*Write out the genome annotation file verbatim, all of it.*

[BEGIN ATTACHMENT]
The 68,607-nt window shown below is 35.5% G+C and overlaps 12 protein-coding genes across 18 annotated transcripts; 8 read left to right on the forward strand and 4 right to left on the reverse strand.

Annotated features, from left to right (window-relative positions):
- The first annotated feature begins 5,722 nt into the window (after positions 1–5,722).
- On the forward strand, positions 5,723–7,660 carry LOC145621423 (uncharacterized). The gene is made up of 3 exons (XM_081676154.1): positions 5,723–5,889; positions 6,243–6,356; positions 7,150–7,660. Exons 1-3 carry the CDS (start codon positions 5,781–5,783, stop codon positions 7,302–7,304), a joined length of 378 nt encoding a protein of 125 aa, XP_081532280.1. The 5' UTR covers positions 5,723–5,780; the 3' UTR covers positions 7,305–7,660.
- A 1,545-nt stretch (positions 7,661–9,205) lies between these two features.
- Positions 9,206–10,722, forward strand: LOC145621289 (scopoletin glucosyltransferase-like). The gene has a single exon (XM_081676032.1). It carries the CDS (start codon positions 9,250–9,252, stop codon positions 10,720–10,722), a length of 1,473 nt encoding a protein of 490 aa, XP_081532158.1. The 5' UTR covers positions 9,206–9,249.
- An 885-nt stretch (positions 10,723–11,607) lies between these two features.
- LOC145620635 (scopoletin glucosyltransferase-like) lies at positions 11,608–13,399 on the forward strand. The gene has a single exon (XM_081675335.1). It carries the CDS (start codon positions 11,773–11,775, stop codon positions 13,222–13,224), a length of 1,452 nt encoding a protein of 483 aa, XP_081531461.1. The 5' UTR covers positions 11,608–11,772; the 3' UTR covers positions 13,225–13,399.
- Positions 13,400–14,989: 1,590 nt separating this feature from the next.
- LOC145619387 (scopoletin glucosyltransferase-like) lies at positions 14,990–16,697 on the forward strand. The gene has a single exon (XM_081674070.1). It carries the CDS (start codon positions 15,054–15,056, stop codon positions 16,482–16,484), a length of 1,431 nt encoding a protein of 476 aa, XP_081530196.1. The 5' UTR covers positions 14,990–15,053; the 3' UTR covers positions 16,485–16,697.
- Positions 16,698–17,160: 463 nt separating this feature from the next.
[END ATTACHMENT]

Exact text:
The 68,607-nt window shown below is 35.5% G+C and overlaps 12 protein-coding genes across 18 annotated transcripts; 8 read left to right on the forward strand and 4 right to left on the reverse strand.

Annotated features, from left to right (window-relative positions):
- The first annotated feature begins 5,722 nt into the window (after positions 1–5,722).
- On the forward strand, positions 5,723–7,660 carry LOC145621423 (uncharacterized). The gene is made up of 3 exons (XM_081676154.1): positions 5,723–5,889; positions 6,243–6,356; positions 7,150–7,660. Exons 1-3 carry the CDS (start codon positions 5,781–5,783, stop codon positions 7,302–7,304), a joined length of 378 nt encoding a protein of 125 aa, XP_081532280.1. The 5' UTR covers positions 5,723–5,780; the 3' UTR covers positions 7,305–7,660.
- A 1,545-nt stretch (positions 7,661–9,205) lies between these two features.
- Positions 9,206–10,722, forward strand: LOC145621289 (scopoletin glucosyltransferase-like). The gene has a single exon (XM_081676032.1). It carries the CDS (start codon positions 9,250–9,252, stop codon positions 10,720–10,722), a length of 1,473 nt encoding a protein of 490 aa, XP_081532158.1. The 5' UTR covers positions 9,206–9,249.
- An 885-nt stretch (positions 10,723–11,607) lies between these two features.
- LOC145620635 (scopoletin glucosyltransferase-like) lies at positions 11,608–13,399 on the forward strand. The gene has a single exon (XM_081675335.1). It carries the CDS (start codon positions 11,773–11,775, stop codon positions 13,222–13,224), a length of 1,452 nt encoding a protein of 483 aa, XP_081531461.1. The 5' UTR covers positions 11,608–11,772; the 3' UTR covers positions 13,225–13,399.
- Positions 13,400–14,989: 1,590 nt separating this feature from the next.
- LOC145619387 (scopoletin glucosyltransferase-like) lies at positions 14,990–16,697 on the forward strand. The gene has a single exon (XM_081674070.1). It carries the CDS (start codon positions 15,054–15,056, stop codon positions 16,482–16,484), a length of 1,431 nt encoding a protein of 476 aa, XP_081530196.1. The 5' UTR covers positions 14,990–15,053; the 3' UTR covers positions 16,485–16,697.
- Positions 16,698–17,160: 463 nt separating this feature from the next.